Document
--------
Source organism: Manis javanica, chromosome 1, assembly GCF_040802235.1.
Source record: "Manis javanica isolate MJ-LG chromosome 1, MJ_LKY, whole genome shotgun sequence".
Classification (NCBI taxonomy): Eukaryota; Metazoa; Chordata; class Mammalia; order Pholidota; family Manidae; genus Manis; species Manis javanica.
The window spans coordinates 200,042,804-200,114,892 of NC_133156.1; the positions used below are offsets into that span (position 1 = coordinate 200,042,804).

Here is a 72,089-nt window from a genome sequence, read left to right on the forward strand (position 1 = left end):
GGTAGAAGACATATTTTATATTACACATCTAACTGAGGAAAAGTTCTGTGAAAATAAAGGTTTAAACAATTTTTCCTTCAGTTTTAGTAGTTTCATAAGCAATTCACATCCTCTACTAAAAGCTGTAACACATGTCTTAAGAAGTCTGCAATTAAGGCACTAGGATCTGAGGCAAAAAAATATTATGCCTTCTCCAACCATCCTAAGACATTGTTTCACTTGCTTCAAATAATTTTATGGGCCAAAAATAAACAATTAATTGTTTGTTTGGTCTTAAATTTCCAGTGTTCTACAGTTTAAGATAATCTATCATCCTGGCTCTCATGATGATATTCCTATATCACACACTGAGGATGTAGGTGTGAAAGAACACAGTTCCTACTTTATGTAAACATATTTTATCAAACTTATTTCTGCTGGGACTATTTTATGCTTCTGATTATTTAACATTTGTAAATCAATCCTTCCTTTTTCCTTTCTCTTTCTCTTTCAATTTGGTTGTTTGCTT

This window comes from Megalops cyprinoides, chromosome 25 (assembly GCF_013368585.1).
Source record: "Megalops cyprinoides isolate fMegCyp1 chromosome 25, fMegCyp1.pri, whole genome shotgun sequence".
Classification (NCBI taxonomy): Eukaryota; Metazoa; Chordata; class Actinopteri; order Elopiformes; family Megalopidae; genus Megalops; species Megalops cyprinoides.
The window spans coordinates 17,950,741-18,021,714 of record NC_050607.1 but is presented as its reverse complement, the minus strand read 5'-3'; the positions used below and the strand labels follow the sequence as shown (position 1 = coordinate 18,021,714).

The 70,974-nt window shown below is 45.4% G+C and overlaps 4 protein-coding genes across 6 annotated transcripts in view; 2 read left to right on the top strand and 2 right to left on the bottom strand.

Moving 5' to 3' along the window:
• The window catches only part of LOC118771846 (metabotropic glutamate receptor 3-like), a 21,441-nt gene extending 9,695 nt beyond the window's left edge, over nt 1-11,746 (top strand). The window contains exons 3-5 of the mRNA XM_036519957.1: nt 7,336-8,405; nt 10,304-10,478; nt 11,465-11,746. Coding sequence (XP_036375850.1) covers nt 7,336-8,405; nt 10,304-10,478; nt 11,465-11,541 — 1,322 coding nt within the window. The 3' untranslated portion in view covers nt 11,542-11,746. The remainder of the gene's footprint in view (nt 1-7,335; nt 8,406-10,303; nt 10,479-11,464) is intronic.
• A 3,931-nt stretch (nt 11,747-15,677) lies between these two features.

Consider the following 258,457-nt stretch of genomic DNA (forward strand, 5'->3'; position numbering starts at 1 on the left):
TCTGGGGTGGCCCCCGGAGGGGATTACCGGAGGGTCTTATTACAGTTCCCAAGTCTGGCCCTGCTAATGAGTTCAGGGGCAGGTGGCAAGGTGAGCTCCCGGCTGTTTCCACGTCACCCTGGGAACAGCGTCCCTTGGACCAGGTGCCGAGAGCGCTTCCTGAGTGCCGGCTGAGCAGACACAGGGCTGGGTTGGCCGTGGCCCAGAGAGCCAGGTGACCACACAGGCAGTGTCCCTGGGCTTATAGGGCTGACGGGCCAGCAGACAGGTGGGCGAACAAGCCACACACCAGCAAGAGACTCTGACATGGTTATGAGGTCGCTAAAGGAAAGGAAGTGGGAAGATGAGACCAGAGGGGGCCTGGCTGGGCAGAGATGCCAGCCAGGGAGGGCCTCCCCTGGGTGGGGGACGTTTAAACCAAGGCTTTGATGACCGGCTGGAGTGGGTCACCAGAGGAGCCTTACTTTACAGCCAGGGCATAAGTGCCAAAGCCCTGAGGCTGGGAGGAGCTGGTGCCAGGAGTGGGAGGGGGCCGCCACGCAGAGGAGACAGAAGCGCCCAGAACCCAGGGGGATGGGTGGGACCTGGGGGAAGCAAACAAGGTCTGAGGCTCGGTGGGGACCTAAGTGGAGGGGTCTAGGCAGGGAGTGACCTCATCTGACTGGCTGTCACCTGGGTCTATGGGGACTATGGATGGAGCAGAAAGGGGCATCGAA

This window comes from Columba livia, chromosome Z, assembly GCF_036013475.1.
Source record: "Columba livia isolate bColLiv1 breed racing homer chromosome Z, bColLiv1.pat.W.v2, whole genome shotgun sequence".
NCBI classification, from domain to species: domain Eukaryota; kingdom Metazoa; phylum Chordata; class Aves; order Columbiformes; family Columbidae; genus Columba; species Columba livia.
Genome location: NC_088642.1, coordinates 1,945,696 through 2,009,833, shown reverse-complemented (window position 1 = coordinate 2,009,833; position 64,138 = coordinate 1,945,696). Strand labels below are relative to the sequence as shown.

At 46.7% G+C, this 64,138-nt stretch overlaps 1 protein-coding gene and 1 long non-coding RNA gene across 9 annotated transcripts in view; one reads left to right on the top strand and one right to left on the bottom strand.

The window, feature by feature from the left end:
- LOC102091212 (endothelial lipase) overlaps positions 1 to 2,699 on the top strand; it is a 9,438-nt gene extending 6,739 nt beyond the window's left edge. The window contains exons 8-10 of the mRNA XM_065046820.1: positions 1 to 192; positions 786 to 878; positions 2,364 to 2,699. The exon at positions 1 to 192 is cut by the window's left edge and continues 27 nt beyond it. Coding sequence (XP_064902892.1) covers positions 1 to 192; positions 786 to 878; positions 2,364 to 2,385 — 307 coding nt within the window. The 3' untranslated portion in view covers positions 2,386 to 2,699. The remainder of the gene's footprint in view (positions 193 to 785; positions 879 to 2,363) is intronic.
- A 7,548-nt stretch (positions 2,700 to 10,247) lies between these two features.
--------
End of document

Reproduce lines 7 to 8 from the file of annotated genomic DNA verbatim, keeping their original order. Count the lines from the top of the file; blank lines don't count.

This window comes from Megalops cyprinoides, chromosome 25 (assembly GCF_013368585.1).
Source record: "Megalops cyprinoides isolate fMegCyp1 chromosome 25, fMegCyp1.pri, whole genome shotgun sequence".